Who are you? Think about it. Who are you, actually?
That fact that you have to “think” in order to know an answer suggests that you wouldn’t, or couldn’t, know whom you are without your brain to do the thinking about, the pondering of, that question. You need a brain to know who you are. Or do you?
That’s quite the question isn’t it, from many perspectives: Medical, Spiritual, Moral, Philosophical, Personal, Religion, and The Universe. It’s hard to know where to begin or where this discussion might go.
At My Virtual Dream we like to say we’re possibilitists. This means we are open to what’s possible and that our focus is more on asking questions not as much having answers. With that in mind, we’re going to make two blog posts about this question: Are You Your Brain? The first post takes the question and explores the possibility that the answer is yes; you are indeed your brain. The second post takes the question and explores the possibility that the answer is no, you are not your brain. Once we’re deep into this there might be a third answer, another possibility that is yes AND no. Hmmm, we’ll see.
Yes, you are your brain.
French philosopher René Descartes’ famous quote “I think therefore I am” suggests that you are your brain. Descartes’ philosophy was built on the idea of radical doubt, in which nothing that is perceived or sensed is necessarily true. The only thing that remains true is that there is a mind or consciousness doing the doubting and believing its perceptions, hence the famous formulation, ‘I think therefore I am’, or in Latin, the cogito—‘Cogito ergo sum’. Descartes was certain that one could not be fooled about one’s own existence. With this Descartes meant that the only thing he did not doubt was his own existence, because the act of thinking about, and doubting, the reality of his perceptions was affirmation of his existence.
Nobel laureate Francis Crick, writing in The Astonishing Hypothesis The Scientific Search for the Soul says “You, your joys and your sorrows, your memories and your ambitions, your sense of personal identity and free will, are in fact no more than the behavior of a vast assembly of nerve cells and their associated molecules.” As Crick sees it, “Why shouldn’t consciousness have a physical basis? Hearing does. Seeing does. Why not being as well?”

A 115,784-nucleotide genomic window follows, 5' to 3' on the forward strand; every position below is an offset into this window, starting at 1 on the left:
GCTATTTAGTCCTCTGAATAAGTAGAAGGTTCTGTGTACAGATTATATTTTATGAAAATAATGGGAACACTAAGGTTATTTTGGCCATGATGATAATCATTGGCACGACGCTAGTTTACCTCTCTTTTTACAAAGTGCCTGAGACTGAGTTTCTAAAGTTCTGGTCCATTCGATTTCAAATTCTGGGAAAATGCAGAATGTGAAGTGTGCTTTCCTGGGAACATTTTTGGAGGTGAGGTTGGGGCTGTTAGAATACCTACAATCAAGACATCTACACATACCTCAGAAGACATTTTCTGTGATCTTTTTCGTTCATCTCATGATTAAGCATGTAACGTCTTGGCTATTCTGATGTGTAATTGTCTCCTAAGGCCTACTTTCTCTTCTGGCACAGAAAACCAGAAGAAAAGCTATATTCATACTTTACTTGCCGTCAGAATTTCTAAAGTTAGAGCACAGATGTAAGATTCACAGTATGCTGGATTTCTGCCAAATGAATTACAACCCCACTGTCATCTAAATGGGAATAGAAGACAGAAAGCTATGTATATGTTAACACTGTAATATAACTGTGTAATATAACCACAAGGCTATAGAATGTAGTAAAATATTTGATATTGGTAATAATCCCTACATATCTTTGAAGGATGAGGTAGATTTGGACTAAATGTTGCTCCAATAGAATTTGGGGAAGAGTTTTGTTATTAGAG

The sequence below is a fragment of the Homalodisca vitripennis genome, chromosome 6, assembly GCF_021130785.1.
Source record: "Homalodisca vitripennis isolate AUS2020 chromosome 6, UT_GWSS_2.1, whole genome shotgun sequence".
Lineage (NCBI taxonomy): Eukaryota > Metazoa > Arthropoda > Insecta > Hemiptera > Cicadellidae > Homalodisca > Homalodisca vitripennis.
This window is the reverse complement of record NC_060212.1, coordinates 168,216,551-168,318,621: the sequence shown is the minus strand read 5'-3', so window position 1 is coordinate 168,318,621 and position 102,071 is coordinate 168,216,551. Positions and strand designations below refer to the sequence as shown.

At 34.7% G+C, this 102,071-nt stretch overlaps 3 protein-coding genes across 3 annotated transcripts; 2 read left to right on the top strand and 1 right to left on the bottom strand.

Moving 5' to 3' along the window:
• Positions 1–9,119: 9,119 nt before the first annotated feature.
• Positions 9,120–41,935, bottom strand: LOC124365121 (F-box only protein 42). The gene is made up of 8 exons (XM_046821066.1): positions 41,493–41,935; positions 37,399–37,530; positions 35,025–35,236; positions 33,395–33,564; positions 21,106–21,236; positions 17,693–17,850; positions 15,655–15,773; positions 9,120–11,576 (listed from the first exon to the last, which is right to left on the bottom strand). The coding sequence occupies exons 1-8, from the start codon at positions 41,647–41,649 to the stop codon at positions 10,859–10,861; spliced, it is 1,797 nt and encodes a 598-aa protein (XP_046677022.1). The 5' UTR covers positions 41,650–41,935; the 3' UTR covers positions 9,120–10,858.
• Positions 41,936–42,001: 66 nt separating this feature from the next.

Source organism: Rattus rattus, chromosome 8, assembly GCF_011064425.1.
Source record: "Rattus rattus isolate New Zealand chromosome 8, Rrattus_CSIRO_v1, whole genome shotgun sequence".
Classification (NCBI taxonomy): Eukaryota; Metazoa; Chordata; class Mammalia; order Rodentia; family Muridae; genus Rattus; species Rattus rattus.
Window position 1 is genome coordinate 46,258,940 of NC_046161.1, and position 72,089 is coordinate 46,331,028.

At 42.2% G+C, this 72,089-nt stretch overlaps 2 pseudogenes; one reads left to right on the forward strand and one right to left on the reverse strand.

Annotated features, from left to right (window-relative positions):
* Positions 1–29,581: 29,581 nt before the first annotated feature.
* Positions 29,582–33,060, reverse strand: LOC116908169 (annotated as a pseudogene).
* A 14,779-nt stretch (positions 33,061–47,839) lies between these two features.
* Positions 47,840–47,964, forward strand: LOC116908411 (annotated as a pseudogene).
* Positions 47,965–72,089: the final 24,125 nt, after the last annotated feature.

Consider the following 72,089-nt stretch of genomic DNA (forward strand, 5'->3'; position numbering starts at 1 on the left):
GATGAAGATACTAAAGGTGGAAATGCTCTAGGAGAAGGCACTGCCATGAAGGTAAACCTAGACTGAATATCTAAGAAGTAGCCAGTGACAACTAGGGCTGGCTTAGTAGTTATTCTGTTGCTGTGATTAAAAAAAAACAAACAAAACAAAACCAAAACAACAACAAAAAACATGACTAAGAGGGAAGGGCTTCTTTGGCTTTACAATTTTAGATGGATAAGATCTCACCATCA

Patricia Churchland, a neurophilosopher at the University of California at San Diego, says, “Our hopes, loves and very existence are just elaborate functions of a complicated mass of grey tissue.” Her most recent book is Touching a Nerve: The Self as Brain, in which Churchland suggests that the same is true about “realizing that when we’re conscious, when we make decisions, when we go to sleep, when we get angry, when we’re fearful, these are just functions of the physical brain.” The question “are you your brain? is “unnerving…we’re not in the habit of thinking about ourselves that way,” adds Churchland.
According to Sebastian Seung, a professor of computational neuroscience and physics at MIT and author of the book, Connectome, the answer to the question “are you your brain?” is yes. He argues that theory has many important implications for understanding our minds and human behavior. “The wiring pattern of your brain is what makes you uniquely you,” says Seung.
(Aside: Sebastian Seung is heading up Eyewire.org where people can come help his team map the human retina by playing a game that is very much like a coloring book. Friend of My Virtual Dream Amy Robinson, Director of @eye_wire, has been part of discussions with us about this topic and several others).
David Eagleman, PhD, author of the New York Times bestseller, Incognito: The Secret Lives of the Brain, provides an extraordinary look at the human brain and current neuroscience research. Eagleman argues, “It is clear at this point that we are irrevocably tied to the 3lb of strange computational material found within our skulls…. our personalities, hopes, fears and aspirations all depend on the integrity of this biological tissue.”
Eagleman’s position makes sense because when the brain changes, we change: Neuroplasicity. Eagleman adds, “Our personality, decision-making, risk-aversion, the capacity to see colors or name animals – all these can change, in very specific ways, when the brain is altered by tumors, strokes, drugs, disease or trauma. As much as we like to think about the body and mind living separate existences, the mental is not separable from the physical.”
Convincing arguments for “yes you are your brain.”
Our co-leader Dr. Randy McIntosh reminds our team that The Virtual Brain and My Virtual Dream gives us the means to understand more about our brains, embracing the complexity of what makes each of us unique. We are building The Virtual Brain and presenting My Virtual Dream to help us be better humans. Shimon Peres has a lovely phrase in his talk encouraging global efforts in brain research. He convincingly states, “If we understand our brains, and thereby better understand ourselves, we would have no other path but to be better humans, be better to each other.”
What do you think?